Relaxing at our town’s swim club recently, I found myself catching up with a friend whose husband and two sons had gone by themselves to Israel.

Normally a laid-back person, she surprised me by stating her conditions for letting the men in her family spend a couple of weeks there.

They could only fly “yashar” (straight) to Israel on El Al, the national airline with top-ranked security. No trips to the Gush, the bloc of Jewish settlements in the West Bank. And no visiting the shuk on a Friday, when, as her memory served during previous visits, bombs had been detonated.

No visiting the shuk on Friday? The busiest and most interesting time of the week to see Israelis shop for their Shabbat provisions, the hawking of produce, the smell of Marzipan rugelach? I found that condition to be a bit extreme, as I always make it a point to go to Machane Yehuda whenever I am in Jerusalem on a Friday.

The shuk, erev Shabbat

Machane Yehuda on a busy Friday

And yet, who am I to judge what’s right for her family and the peace of mind she has through establishing these boundaries? I recalled having a heated argument a few months ago after the murder of Ezra Schwartz, an American yeshiva student who was killed on a school visit to the Gush. After expressing outrage on a friend’s Facebook page that Schwartz’s school would allow students to travel through the Gush Etzion Junction, which had sustained several terror attacks last fall even before his murder, I was immediately attacked by a “mutual friend” of ours. He slammed me for my naivete and my assumption that travel anywhere over the Green Line was always more dangerous than in Tel Aviv, for example.

And yet, I don’t think it’s unreasonable to expect an educational institution entrusted to overseeing the general safety of American — or any — students to take the appropriate measures to do so. Of course, as we have witnessed over the last few weeks and months, an attack can happen in the heart of Tel Aviv, outside of Jaffa Gate in Jerusalem, and even in quiet suburbs like Ra’anana, and to suggest that people are immune from terror by not venturing over the Green Line is foolish.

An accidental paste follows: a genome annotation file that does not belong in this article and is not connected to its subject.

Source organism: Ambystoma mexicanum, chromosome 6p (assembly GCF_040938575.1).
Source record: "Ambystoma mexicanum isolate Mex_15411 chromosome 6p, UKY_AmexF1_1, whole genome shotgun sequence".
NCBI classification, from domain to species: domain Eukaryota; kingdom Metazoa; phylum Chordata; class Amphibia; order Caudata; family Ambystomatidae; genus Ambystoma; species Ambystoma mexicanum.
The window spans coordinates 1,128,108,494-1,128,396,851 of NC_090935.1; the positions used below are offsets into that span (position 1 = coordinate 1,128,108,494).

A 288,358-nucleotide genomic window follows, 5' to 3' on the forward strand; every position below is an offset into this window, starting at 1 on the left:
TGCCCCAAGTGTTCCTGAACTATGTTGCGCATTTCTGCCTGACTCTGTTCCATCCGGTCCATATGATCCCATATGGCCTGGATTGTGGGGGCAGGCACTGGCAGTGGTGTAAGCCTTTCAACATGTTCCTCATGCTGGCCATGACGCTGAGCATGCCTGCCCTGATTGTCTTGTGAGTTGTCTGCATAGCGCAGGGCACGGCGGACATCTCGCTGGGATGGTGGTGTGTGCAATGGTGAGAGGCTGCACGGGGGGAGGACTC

Although levels of tourism have remained relatively stable, even following Operation Protective Edge and the barrage of missile attacks from Gaza that marred the summer of 2014, it involves no leap of the imagination to surmise that the tourist industry — especially from the United States — could take a hit if there were an uptick in incidents. Which is why tour operators, schools, and yeshivot should do their utmost to ensure that trip itineraries have been vetted by Israeli security experts.

But thankfully, the threat of “what ifs” is not deterring many of my American-Jewish friends from traveling there. One of my friends, recognizing the reality in this country of mass shootings such as in Orlando, plans to take his family — including his toddler son for the first time — to Israel next month. He feels that to some degree, “it’s safer in Israel,” because people are on the lookout for potential attacks and that “the odds of that at any given time are pretty low.”

Like others, he draws his own red (and green) lines. He wouldn’t take his family through sections of the Arab shuk in the Old City or through Damascus Gate; he’d be more careful walking around the walls of the Old City; and would not travel to the Gush or even on Rt. 443, the east-west highway to and from Jerusalem that winds through parts of the West Bank. While he acknowledges that — as apparent during the June 8 Tel Aviv attack — “you can’t protect yourself against a Sarona,” he still believes that he, his wife, and two-year-old can still be “a little smarter about where we go.”